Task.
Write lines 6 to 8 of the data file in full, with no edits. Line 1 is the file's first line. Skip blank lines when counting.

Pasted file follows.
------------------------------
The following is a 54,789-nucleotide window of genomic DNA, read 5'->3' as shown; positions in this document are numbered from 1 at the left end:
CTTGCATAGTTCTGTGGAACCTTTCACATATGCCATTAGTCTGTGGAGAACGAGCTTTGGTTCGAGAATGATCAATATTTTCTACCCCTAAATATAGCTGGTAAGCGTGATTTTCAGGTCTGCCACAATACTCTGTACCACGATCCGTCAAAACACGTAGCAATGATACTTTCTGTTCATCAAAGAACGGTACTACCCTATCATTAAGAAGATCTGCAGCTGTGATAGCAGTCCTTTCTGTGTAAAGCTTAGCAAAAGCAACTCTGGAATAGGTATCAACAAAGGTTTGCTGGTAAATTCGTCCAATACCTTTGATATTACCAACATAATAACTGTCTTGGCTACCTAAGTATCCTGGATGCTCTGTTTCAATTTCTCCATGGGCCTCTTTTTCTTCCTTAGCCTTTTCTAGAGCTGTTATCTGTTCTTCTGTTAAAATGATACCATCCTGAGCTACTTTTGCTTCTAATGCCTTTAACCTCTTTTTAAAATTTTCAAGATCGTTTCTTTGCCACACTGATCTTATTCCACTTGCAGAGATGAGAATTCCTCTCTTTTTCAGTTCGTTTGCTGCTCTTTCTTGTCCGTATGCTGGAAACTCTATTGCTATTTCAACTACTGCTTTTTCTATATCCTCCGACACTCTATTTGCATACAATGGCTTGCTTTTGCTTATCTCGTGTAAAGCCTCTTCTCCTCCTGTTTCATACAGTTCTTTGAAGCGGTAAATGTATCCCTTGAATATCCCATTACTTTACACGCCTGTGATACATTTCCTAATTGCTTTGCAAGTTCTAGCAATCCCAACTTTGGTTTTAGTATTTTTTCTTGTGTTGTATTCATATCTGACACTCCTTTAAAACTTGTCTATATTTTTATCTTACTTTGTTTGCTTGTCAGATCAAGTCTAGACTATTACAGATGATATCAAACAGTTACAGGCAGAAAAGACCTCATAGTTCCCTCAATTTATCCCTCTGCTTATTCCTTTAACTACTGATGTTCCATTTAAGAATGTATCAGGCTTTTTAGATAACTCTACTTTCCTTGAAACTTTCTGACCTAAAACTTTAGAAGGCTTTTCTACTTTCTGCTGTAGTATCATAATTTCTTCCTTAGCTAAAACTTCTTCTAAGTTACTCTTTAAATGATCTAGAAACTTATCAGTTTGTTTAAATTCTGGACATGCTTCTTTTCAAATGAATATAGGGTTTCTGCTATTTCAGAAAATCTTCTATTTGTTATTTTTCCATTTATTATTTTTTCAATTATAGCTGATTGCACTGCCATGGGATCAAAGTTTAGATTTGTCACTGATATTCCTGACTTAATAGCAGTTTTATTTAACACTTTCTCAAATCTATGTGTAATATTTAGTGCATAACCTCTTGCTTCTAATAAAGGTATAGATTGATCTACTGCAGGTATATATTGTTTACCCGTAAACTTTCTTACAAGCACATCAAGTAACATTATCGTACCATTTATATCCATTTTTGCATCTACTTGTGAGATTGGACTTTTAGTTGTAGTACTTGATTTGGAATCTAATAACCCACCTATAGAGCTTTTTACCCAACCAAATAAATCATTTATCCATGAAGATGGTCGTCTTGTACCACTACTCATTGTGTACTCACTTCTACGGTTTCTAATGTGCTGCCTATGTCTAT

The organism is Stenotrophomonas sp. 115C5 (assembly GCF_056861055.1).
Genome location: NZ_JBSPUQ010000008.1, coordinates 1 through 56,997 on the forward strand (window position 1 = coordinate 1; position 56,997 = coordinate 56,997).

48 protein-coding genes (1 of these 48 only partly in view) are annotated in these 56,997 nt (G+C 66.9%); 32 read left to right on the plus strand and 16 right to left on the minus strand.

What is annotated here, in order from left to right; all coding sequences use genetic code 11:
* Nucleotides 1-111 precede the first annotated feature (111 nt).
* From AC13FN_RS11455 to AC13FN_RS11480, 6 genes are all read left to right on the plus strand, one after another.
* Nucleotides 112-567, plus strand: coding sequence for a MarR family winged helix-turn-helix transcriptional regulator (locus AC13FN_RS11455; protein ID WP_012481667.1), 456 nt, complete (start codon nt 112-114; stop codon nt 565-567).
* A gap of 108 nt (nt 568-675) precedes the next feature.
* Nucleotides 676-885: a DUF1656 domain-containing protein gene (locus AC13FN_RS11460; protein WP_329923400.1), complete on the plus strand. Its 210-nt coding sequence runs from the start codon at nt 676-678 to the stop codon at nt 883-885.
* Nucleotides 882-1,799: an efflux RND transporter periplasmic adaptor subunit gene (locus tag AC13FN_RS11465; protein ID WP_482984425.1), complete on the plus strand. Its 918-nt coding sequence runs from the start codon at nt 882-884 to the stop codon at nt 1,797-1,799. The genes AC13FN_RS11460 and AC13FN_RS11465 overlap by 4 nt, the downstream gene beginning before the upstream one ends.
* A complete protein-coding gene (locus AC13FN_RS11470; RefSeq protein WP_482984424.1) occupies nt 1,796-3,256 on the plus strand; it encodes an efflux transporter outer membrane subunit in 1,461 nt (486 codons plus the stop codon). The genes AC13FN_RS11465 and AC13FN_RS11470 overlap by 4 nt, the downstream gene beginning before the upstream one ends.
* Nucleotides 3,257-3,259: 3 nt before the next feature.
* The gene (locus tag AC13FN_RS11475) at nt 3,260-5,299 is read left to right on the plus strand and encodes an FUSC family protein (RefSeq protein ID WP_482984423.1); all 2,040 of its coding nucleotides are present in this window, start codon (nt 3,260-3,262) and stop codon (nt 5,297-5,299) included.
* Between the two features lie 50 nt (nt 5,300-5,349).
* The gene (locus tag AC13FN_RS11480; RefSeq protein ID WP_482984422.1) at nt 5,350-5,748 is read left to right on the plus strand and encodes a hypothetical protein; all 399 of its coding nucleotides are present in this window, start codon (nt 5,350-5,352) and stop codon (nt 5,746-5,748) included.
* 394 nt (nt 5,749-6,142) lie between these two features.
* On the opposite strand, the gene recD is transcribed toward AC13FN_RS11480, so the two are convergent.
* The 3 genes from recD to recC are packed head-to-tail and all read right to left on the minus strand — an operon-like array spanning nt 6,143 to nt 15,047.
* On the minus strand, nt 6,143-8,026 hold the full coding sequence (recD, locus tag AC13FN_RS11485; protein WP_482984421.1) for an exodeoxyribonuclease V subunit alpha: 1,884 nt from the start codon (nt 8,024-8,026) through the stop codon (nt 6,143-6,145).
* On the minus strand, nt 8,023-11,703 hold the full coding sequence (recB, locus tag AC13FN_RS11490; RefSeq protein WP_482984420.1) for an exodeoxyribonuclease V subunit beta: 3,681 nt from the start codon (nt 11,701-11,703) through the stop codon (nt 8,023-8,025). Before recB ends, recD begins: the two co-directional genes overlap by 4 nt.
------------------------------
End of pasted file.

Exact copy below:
What is annotated here, in order from left to right; all coding sequences use genetic code 11:
* Nucleotides 1-111 precede the first annotated feature (111 nt).
* From AC13FN_RS11455 to AC13FN_RS11480, 6 genes are all read left to right on the plus strand, one after another.